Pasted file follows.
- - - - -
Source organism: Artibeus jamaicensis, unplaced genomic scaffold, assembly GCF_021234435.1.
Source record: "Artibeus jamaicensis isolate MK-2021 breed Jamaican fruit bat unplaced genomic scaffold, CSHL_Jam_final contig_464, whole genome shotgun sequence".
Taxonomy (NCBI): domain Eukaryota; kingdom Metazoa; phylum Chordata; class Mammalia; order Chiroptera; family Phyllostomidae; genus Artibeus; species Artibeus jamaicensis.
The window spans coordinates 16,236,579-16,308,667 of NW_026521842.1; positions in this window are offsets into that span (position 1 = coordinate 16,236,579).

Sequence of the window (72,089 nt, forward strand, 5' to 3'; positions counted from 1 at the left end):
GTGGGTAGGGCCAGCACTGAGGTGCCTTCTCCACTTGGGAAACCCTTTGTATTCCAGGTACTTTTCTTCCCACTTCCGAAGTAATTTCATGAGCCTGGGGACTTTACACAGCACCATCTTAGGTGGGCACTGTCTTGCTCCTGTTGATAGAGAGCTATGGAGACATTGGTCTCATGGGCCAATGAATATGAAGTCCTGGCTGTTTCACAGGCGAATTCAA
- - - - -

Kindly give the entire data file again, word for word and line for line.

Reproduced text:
Source organism: Artibeus jamaicensis, unplaced genomic scaffold, assembly GCF_021234435.1.
Source record: "Artibeus jamaicensis isolate MK-2021 breed Jamaican fruit bat unplaced genomic scaffold, CSHL_Jam_final contig_464, whole genome shotgun sequence".
Taxonomy (NCBI): domain Eukaryota; kingdom Metazoa; phylum Chordata; class Mammalia; order Chiroptera; family Phyllostomidae; genus Artibeus; species Artibeus jamaicensis.
The window spans coordinates 16,236,579-16,308,667 of NW_026521842.1; positions in this window are offsets into that span (position 1 = coordinate 16,236,579).

Sequence of the window (72,089 nt, forward strand, 5' to 3'; positions counted from 1 at the left end):
GTGGGTAGGGCCAGCACTGAGGTGCCTTCTCCACTTGGGAAACCCTTTGTATTCCAGGTACTTTTCTTCCCACTTCCGAAGTAATTTCATGAGCCTGGGGACTTTACACAGCACCATCTTAGGTGGGCACTGTCTTGCTCCTGTTGATAGAGAGCTATGGAGACATTGGTCTCATGGGCCAATGAATATGAAGTCCTGGCTGTTTCACAGGCGAATTCAA